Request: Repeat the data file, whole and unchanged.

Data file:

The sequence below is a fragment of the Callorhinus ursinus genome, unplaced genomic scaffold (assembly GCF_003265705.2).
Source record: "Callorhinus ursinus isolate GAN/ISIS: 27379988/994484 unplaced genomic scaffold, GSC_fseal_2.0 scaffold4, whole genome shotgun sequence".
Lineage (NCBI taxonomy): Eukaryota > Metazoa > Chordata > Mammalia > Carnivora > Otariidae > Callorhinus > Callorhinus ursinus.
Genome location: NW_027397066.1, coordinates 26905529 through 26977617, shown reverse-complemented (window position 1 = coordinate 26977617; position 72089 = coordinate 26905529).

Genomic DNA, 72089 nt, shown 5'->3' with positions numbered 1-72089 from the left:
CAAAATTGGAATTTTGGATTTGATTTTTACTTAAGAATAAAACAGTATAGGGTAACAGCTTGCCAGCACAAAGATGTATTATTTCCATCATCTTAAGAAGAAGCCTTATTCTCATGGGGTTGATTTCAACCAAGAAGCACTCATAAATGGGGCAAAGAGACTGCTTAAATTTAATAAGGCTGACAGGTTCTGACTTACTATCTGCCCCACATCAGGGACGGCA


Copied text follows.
The sequence below is a fragment of the Callorhinus ursinus genome, unplaced genomic scaffold (assembly GCF_003265705.2).
Source record: "Callorhinus ursinus isolate GAN/ISIS: 27379988/994484 unplaced genomic scaffold, GSC_fseal_2.0 scaffold4, whole genome shotgun sequence".
Lineage (NCBI taxonomy): Eukaryota > Metazoa > Chordata > Mammalia > Carnivora > Otariidae > Callorhinus > Callorhinus ursinus.
Genome location: NW_027397066.1, coordinates 26905529 through 26977617, shown reverse-complemented (window position 1 = coordinate 26977617; position 72089 = coordinate 26905529).

Genomic DNA, 72089 nt, shown 5'->3' with positions numbered 1-72089 from the left:
CAAAATTGGAATTTTGGATTTGATTTTTACTTAAGAATAAAACAGTATAGGGTAACAGCTTGCCAGCACAAAGATGTATTATTTCCATCATCTTAAGAAGAAGCCTTATTCTCATGGGGTTGATTTCAACCAAGAAGCACTCATAAATGGGGCAAAGAGACTGCTTAAATTTAATAAGGCTGACAGGTTCTGACTTACTATCTGCCCCACATCAGGGACGGCA